Black footballers find it “almost impossible” to speak out over racism because they are cast in a “victim role” when they discuss it, says former Chelsea manager Ruud Gullit.
Manchester City forward Raheem Sterling was subject to alleged racist abuse from Chelsea fans last week.
He said newspapers are helping to “fuel racism” by the ways in which they portray young black footballers.
“The biggest problem for us is to talk about it,” Gullit told BBC Sport
“Because the moment you talk about it people say, ‘He puts himself in a victim role’, but it’s not that.
“If you want to have a head figure speaking out against racism, it’s almost impossible that a black person can do that because people see them and say, ‘It’s him again, he’s always moaning’.”
Former Netherlands midfielder Gullit said he would be “glad” to see someone like former Real Madrid and France player Zinedine Zidane, who is of Algerian descent, talk about the issue because that would give the discussion a “different vibe”.
“I talk from a very privileged position and I am happy with the position I have, but I cannot speak for people who are not in my position, who are struggling,” added Gullit.
“I hope things change and people see it is not because we want to complain but because it’s there.
“I hope people who are in a different position to me get listened to.”
Nike posted a black and white close-up image of Sterling’s face with the message: “Speaking up doesn’t always make life easier. But easy never changed anything.”
Kaepernick protested against racial injustice and police brutality by kneeling during the US national anthem and has been without a team since he opted out of his contract with the San Francisco 49ers in March 2017.
Former West Ham and Aston Villa midfielder Nigel Reo-Coker said he was “not surprised” more players did not come out in public support of Sterling.
“Raheem deserves support from his fellow pros, he has taken a big stand and done a very brave thing,” he told Football Focus.
“It would be great if some other players would support him and have the belief and confidence to go out and be themselves.
“But in England, black players are still afraid to speak out because they don’t want to be so-called ‘blacklisted’.”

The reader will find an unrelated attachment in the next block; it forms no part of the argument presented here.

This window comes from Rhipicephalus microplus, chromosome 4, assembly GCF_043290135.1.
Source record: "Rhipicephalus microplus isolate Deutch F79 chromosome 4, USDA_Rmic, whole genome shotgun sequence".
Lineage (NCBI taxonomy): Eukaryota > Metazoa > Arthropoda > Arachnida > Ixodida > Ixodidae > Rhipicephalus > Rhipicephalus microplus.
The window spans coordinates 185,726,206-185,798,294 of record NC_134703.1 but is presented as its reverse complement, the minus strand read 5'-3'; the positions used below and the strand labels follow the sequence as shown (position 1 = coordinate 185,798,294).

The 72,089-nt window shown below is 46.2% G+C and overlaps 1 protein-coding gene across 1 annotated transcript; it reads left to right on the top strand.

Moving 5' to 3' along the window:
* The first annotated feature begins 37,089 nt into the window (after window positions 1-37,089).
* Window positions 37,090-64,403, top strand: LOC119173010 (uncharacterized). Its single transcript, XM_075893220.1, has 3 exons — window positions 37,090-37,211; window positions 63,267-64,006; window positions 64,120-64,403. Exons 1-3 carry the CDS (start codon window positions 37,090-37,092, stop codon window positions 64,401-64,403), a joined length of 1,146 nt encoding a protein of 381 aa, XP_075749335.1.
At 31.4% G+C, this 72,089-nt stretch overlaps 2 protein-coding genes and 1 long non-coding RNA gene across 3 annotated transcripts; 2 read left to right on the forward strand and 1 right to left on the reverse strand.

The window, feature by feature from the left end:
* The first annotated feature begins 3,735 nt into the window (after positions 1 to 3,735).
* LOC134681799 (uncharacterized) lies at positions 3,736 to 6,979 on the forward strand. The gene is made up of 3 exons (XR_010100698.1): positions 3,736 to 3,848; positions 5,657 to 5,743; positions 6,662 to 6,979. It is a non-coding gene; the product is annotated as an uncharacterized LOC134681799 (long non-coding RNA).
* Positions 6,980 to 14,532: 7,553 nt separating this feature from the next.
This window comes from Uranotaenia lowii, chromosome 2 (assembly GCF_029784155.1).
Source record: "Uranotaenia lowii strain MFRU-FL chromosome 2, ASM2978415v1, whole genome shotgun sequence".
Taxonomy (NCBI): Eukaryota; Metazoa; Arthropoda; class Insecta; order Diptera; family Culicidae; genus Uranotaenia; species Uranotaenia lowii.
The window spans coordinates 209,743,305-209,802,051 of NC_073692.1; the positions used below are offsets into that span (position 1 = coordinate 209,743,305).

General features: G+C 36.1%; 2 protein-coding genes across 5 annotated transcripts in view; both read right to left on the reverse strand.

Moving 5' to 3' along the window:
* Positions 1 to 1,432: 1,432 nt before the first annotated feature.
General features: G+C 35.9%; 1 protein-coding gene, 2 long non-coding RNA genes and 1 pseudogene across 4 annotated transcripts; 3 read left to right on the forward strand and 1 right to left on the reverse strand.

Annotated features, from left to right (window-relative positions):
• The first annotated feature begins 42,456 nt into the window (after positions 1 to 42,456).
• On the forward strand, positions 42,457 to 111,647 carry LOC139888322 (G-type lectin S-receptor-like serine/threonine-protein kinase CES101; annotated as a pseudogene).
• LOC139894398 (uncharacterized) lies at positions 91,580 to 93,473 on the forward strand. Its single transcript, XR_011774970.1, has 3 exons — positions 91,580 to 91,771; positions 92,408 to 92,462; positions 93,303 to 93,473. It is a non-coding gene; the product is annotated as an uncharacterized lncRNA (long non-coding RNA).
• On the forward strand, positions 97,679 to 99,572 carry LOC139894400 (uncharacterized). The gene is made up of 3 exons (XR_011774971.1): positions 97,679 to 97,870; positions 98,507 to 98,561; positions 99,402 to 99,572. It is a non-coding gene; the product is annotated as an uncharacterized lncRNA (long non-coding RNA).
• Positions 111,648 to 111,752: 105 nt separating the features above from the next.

Kick It Out head of development Troy Townsend said clubs were “dousing” players and preventing them from speaking out.
“I don’t blame the players for not speaking up,” the head of English football’s anti-discrimination body said. “It is the environment already created that doesn’t allow the players to show their true feelings.
“It goes to the people that make the decisions, the people that make the money – they are the ones saying, ‘We can’t have him saying that because look at the impact it will have on this football club’.
“We need to get the power of the players to start going, ‘We’re not accepting this anymore, we feel this is not being dealt with and in the right manner, we have a voice,’ and for them to take the game on.”
Gullit said he had spoken to black players in England who see racism as an issue but felt they “don’t get a chance” to speak about it.
He added they were concerned about the impact of speaking out on their chances of moving into management.
Following former Arsenal and England defender Sol Campbell’s recent appointment at Macclesfield, there are eight Black, Asian and Minority Ethnic (BAME) managers in England’s top four divisions.
“Their biggest issue is that they want to become a coach and it’s not that they don’t get the job – that can happen to anybody – it’s that they don’t get an interview,” said Gullit.
“That’s what hurts them the most.”
Gullit also likened dismissals of black footballers talking about racism to “ridiculous” criticisms of the MeToo campaign against sexual harassment and abuse.
“It’s like the MeToo movement – it happens, don’t say that, ‘Not every man is a bad man’,” he said.
“You need to face these things – don’t say it’s just another woman that complains, don’t make it ridiculous.
“It’s a serious issue and you need to take it seriously.”
Source BBC News